ROSEHEAD excerpt, draft 3

by Ksenia Anske


I have finished writing ROSEHEAD, my 2nd novel! I have finished it, I have finished it! It took me 7 months, with 2 interruptions (traveling to Russia) and 3 drafts. Final draft came at 85K words. As is my tradition, I'm posting an excerpt from the final draft. You can download the whole thing for free to beta read, if you want. The manuscript is off to my awesome editor Colleen M. Albert. I think I will get it back maybe around January, depending on Colleen's schedule, so to those of you who pre-ordered the book, it might be a little longer, sorry! Here are some Interesting numbers. SIREN SUICIDES took me 5 drafts and 12 months to write. Although I did break it up into 3 books, I still count it as one. ROSEHEAD took me much faster. I'm taking a break for Christmas and New Years (perfect timing, eh?) and starting IRKADURA fist week of January. Wonder how long it will take me. My goal it to write at least 4 books a year, if not more. Anyway, here is the promised except. Enjoy!

Photo by  noël-michèle

Photo by noël-michèle

ROSEHEAD

A novel by Ksenia Anske, Draft 3

Excerpt from Chapter 1, The Grim Arrival

Lilith Bloom had a peculiar feeling that the rose garden wanted to eat her. She surveyed it through the open car window, unable to look away. The garden surveyed her back. It looked enormous. Its red blanket surrounded a solitary mansion at the end of Rose street, Rosenstrasse in German, as it said on the sign. No other houses stood in sight, only a distant forest. Apart from tires grating on the gravel, it was eerily quiet, too quiet for a hot summer afternoon.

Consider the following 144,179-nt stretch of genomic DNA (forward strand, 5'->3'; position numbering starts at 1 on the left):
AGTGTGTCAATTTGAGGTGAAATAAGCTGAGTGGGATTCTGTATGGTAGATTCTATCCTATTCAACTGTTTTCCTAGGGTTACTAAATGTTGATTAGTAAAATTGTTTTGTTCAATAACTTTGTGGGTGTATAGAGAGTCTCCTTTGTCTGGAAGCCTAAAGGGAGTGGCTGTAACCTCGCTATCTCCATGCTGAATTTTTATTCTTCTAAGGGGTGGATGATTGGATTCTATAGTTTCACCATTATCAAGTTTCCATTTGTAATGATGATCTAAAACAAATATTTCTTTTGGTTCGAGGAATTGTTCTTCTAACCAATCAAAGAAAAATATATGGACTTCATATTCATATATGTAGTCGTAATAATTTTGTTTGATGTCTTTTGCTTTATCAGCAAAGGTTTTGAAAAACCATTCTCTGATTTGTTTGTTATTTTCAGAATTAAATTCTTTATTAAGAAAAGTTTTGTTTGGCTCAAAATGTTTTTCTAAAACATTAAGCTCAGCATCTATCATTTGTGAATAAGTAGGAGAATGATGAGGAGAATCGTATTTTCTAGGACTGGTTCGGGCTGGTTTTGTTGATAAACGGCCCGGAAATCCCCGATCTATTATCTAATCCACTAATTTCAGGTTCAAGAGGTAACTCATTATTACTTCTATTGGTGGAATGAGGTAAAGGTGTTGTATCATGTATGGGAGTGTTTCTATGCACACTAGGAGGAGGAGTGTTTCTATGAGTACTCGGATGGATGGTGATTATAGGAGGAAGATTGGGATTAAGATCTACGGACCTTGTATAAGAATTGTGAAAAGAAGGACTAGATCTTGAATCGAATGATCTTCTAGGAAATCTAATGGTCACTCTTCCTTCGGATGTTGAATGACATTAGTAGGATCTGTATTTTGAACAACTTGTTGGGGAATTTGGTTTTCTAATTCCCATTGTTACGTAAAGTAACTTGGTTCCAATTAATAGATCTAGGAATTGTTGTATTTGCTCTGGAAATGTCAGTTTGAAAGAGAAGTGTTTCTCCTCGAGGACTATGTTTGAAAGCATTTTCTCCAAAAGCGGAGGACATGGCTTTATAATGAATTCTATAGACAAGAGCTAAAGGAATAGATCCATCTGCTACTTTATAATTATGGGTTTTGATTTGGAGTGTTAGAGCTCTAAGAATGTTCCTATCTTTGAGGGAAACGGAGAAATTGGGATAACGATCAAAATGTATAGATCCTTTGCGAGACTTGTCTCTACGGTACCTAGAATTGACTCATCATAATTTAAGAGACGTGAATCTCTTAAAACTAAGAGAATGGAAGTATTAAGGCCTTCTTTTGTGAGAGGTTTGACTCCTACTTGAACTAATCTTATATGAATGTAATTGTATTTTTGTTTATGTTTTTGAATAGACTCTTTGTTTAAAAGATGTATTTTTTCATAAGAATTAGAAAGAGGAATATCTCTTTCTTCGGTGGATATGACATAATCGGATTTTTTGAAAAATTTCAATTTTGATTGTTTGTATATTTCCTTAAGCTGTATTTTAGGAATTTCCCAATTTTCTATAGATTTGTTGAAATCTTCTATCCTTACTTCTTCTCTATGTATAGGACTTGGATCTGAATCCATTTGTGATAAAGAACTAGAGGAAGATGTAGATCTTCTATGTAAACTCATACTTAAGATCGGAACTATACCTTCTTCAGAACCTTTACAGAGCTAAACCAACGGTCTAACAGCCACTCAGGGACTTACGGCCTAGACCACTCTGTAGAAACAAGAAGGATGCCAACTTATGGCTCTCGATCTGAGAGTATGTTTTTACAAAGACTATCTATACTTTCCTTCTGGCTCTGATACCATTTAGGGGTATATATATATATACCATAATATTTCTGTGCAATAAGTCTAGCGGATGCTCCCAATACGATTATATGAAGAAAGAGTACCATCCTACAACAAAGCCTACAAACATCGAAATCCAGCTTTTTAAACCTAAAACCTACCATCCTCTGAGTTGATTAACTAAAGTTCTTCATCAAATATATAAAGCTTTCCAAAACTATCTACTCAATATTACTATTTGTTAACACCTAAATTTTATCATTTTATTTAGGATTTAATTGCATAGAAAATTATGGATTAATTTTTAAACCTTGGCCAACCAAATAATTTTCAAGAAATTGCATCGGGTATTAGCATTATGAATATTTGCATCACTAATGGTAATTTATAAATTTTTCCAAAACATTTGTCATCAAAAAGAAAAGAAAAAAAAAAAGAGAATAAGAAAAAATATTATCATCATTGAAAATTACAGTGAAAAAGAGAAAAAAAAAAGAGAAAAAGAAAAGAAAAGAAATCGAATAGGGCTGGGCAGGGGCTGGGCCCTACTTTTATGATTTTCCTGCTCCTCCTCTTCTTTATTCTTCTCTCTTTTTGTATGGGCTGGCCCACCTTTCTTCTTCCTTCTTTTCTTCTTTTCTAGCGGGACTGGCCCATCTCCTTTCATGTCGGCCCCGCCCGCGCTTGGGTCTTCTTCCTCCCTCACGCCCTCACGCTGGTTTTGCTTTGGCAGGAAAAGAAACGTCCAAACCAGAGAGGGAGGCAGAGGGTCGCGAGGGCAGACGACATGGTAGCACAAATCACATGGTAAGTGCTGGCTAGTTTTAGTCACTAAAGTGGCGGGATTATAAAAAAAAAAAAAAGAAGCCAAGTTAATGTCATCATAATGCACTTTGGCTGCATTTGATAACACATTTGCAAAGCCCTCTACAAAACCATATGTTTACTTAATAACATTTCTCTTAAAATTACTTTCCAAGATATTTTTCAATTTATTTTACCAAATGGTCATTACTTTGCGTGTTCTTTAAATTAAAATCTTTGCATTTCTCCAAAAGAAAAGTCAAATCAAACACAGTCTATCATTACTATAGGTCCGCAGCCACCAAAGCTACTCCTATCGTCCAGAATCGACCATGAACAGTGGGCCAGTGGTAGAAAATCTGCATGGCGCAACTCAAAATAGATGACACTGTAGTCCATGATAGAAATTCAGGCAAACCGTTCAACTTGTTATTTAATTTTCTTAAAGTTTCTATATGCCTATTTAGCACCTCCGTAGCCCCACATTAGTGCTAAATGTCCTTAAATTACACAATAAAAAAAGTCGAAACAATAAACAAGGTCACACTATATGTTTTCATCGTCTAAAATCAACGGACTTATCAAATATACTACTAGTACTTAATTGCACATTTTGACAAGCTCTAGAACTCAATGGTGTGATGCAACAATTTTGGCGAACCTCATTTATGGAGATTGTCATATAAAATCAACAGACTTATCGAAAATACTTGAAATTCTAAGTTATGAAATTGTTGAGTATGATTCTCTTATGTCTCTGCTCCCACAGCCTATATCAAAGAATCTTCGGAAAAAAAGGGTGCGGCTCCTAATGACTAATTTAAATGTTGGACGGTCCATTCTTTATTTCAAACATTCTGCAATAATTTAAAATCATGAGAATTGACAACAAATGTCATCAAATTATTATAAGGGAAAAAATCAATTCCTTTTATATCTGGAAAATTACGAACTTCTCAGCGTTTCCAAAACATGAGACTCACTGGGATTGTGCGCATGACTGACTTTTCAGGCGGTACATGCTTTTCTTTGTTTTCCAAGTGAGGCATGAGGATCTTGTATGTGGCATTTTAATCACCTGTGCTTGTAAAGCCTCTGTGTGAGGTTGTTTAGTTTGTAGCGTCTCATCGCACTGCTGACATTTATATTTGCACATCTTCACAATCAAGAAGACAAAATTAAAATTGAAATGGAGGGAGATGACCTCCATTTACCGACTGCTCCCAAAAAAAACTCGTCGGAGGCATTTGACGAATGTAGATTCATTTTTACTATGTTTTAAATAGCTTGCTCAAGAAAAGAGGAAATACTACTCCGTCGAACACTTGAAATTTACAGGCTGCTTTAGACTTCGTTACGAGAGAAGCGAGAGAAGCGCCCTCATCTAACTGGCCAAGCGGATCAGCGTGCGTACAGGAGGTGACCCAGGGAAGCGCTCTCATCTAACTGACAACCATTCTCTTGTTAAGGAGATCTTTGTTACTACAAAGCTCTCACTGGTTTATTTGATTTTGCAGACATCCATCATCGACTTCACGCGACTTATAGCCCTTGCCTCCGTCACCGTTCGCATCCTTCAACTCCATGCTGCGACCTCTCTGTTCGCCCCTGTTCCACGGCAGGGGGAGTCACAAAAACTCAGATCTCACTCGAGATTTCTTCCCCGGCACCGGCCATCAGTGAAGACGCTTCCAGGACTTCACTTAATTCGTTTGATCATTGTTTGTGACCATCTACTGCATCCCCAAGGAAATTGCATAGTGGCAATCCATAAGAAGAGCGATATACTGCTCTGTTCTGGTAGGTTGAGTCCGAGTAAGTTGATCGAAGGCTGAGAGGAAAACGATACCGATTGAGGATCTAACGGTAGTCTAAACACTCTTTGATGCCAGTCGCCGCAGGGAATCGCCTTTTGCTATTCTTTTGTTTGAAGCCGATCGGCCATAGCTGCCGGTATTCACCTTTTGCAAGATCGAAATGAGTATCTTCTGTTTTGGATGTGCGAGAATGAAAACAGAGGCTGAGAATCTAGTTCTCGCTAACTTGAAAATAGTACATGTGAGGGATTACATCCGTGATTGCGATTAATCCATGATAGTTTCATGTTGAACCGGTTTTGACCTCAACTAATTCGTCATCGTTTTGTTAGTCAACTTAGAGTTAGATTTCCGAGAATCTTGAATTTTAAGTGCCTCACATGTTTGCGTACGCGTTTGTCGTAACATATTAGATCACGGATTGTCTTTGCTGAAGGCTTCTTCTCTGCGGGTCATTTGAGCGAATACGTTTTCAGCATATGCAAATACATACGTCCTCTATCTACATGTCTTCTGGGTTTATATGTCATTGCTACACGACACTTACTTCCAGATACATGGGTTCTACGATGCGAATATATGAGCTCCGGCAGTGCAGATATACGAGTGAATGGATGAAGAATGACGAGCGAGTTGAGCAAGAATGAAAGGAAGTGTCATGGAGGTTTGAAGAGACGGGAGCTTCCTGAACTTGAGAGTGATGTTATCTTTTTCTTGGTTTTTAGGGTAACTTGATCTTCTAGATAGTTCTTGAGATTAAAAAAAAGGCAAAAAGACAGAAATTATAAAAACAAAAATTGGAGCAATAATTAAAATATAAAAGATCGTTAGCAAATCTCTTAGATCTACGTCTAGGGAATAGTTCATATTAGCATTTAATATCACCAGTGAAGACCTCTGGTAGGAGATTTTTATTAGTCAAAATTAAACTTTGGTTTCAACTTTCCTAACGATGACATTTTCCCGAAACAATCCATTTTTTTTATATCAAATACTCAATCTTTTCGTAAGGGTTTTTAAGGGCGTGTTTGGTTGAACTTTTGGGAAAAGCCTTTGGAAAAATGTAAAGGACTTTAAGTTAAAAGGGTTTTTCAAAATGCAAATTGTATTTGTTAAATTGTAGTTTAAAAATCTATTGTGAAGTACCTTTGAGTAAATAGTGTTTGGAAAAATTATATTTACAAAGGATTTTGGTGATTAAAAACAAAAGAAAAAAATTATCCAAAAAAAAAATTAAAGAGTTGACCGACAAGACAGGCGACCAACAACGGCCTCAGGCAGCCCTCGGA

Their rental sedan pulled into the motor court in front of the mansion, joining a long line of cars. A sudden gust of wind washed over Lilith’s face. She expected it to smell like roses. She was wrong. It reeked of rotten sweetness, as if something died and slowly decomposed. Lilith rolled up the window.

“Panther,” she whispered.

No answer.

“Panther Bloom Junior! Will you kindly wake up?”

She shook a black shape curled to her left. The shape yawned, revealing a long tongue and rows of pearly teeth, then promptly sat up, blinking innocently. It wasn’t exactly a dog, not in the most typical sense of how one would describe it. It was a cat in a dog’s body, or, in proper canine terms, a whippet, Lilith’s pet and only friend. He possessed a unique gift. He talked, as Lilith ascertained her parents. Of course, they refused to believe her.

Lilith’s father, Daniel Bloom, an avid whippet breeder and dog race enthusiast, deemed Panther as the runt of the litter. Too softhearted to part with the puppy, he gave it to Lilith last summer for her twelfth birthday. Since then they became inseparable, disappearing on long walks in Boston neighborhoods and arriving this fine sunny day in Berlin, after Lilith point blank refused to go anywhere without Panther, especially not to Bloom family reunion at her grandfather’s house.

“You’d think a herd of elephants died here.” She whispered.

Panther raised a brow.

No matter how much Lilith pleaded with him to talk in front of her parents, he viciously disapproved of the idea, lest they decided to parade him in some freak show like an otherworldly miracle.

“Don’t look at me like this. I hate it when you don’t answer.” Lilith said dejectedly, loud enough for her parents to hear. They exchanged a painful glance.

“Here we are, my puppies. Looks like we made the cut.” Said Daniel Bloom cheerily, attempting to diffuse the mood. When nervous, he spoke in dog show lingo.